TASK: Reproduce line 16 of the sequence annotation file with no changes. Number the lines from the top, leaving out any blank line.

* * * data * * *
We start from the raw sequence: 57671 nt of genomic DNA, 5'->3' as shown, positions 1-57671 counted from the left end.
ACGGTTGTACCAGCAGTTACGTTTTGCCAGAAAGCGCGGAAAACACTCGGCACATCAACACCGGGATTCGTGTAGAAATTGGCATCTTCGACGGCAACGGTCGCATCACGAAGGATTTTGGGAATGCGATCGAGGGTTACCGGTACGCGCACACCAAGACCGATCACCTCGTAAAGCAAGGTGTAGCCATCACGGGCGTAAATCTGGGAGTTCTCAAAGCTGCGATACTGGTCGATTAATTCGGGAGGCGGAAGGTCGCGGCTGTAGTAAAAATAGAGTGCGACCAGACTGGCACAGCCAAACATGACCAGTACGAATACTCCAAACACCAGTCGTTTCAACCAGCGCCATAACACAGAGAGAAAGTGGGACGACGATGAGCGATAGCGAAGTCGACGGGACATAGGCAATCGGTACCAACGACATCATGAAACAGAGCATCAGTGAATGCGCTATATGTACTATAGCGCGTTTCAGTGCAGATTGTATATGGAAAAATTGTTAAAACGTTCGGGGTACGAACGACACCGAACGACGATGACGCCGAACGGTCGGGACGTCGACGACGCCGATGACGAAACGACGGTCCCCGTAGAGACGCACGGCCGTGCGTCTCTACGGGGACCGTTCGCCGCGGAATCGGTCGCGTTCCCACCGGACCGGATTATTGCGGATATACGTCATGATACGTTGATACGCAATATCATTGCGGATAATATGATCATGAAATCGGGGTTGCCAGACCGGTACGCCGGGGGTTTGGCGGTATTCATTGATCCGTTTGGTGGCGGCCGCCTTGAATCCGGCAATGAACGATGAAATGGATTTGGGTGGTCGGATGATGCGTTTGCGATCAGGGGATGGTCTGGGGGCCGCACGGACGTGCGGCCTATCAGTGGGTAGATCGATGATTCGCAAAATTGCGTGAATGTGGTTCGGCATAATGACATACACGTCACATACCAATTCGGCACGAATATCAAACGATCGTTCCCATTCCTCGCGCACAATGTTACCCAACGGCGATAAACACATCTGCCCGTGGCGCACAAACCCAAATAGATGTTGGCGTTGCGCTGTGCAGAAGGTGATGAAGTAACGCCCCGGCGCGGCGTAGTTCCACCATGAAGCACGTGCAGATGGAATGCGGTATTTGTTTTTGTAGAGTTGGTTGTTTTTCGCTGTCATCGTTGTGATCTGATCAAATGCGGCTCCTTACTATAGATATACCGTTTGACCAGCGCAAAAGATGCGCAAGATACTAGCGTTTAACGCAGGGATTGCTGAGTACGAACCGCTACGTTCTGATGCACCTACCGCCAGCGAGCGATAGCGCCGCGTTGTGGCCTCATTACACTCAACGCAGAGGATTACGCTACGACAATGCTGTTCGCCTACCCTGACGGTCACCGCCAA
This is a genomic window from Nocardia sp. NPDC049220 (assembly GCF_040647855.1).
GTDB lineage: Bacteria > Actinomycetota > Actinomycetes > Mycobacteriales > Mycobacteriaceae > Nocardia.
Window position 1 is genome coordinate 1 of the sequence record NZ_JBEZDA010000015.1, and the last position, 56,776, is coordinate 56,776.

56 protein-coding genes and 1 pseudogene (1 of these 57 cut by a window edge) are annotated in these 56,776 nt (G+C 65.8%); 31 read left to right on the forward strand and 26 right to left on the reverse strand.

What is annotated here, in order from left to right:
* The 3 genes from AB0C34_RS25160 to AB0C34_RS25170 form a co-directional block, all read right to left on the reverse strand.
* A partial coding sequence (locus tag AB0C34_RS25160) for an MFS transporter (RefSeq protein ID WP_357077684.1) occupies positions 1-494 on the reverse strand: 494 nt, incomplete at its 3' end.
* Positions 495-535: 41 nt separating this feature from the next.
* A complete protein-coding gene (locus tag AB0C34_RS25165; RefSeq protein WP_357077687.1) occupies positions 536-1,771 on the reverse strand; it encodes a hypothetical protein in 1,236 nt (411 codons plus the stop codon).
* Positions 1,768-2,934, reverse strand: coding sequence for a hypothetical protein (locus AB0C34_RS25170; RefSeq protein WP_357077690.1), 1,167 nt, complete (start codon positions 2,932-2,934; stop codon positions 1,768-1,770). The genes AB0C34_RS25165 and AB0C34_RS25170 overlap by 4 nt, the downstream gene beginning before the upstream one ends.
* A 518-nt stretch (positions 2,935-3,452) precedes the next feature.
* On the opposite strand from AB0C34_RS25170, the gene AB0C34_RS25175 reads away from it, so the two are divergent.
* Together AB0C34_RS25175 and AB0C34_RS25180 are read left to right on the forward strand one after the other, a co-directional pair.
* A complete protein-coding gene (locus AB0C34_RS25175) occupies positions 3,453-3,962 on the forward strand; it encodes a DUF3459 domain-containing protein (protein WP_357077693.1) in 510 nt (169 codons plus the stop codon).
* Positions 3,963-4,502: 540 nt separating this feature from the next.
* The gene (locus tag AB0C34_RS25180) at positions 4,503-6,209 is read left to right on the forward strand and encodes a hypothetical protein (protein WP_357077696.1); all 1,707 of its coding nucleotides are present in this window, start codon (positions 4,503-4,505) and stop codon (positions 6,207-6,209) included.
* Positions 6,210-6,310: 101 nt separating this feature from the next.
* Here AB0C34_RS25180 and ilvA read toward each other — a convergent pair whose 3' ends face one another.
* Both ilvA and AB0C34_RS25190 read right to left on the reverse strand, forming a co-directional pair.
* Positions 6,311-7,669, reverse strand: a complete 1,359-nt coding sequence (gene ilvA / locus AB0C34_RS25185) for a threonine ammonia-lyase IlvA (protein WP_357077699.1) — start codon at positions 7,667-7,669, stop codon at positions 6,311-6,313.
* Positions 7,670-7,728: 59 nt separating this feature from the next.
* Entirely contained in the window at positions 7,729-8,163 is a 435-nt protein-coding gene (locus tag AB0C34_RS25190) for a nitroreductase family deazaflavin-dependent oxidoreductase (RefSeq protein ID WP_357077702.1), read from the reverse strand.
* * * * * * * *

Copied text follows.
* A complete protein-coding gene (locus AB0C34_RS25175) occupies positions 3,453-3,962 on the forward strand; it encodes a DUF3459 domain-containing protein (protein WP_357077693.1) in 510 nt (169 codons plus the stop codon).